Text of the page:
BERLIN (Reuters) - The number of new COVID-19 infections in Germany remains far too high but there are signs that the country’s “lockdown lite” is working and could reduce numbers soon, health officials said on Thursday.
“It is a fact that the measures are working,” Lothar Wieler, head of the Robert Koch Institute for infectious diseases (RKI), told a news conference, referring to Germany’s partial lockdown in place since Nov. 2.
Bars and restaurants are closed, while schools and shops remain open. Private gatherings are limited to a maximum of 10 people from two households.
After an exponential increase in the number of infections over the past weeks, Wieler said a plateau had now been reached.
“We do not see the number of cases falling yet, but I am optimistic that they will.”
However, he stopped short of raising hopes for restriction-free Christmas holidays, saying it was unclear how long measures to slow the pandemic will have to remain in place.
Confirmed COVID-19 cases in Germany over the past 24 hours increased by 22,609 to 855,916, the biggest daily rise since a record of 23,542 on Nov. 13, RKI data showed on Thursday.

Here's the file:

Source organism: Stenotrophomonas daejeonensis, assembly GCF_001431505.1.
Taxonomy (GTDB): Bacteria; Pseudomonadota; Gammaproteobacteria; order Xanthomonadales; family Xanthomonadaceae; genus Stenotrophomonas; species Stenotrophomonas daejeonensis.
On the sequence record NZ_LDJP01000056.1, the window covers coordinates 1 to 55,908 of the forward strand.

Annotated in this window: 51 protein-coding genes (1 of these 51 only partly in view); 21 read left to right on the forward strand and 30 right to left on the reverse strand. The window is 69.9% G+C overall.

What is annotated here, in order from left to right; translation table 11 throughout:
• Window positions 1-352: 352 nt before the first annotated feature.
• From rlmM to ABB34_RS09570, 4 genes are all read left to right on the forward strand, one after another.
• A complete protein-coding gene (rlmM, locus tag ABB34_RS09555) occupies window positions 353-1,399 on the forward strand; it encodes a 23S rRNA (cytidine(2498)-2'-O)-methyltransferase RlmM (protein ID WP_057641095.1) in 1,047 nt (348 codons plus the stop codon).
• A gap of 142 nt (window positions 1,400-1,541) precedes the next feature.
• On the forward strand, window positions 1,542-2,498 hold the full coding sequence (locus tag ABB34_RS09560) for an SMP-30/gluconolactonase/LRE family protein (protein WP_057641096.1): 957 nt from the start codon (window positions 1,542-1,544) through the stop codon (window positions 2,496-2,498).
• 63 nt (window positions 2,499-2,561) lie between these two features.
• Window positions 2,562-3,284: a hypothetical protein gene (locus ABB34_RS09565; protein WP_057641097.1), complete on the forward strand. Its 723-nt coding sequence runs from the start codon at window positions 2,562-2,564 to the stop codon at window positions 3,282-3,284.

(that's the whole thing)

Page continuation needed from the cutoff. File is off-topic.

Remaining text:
Europe’s largest economy has reported 139 cases per 100,000 residents over the past seven days. Experts say that needs to be reduced to 50 to still be able to trace contacts and politicians including Chancellor Angela Merkel have signalled that restrictions could be tightened further next week.
Although most Germans accept the latest measures, critics say the amendment endangers civil rights. On Wednesday, police fired water cannon and pepper spray to disperse thousands of protesters who opposed a new legal framework for enforcing restrictions.
Health Minister Jens Spahn called on people to show solidarity and team spirit in face of increasing polarization in society.
“We have gained a foothold with the numbers, but we are not out of the woods yet,” he said at a retailers’ congress, warning of a “long skidmark”.
In Hamburg, an analysis of infections between August and October showed that children were four times more likely to catch the coronavirus during private gatherings than at school.
The city’s school authority said 78% of the 372 children infected with the virus between the summer and autumn holidays caught it outside school, with children under 12 only half as likely to become infected as older ones.
RKI’s Wieler also welcomed recent news on vaccine trials, saying vaccines with an efficacy of more than 90% would be “great weapons” against the pandemic.
After Pfizer PFE.N, BioNTech 22UAy.F and Moderna MRNA.O released data from late-stage COVID-19 vaccine trials that showed more than 90% efficacy, Britain's AstraZeneca AZN.L said Thursday a potential vaccine developed with Oxford University produced a strong immune response in older adults.
Reporting by Thomas Seythal, Kirsti Knolle, Emma Thomasson; Editing by Michelle Adair, Mark Heinrich and Nick Macfie
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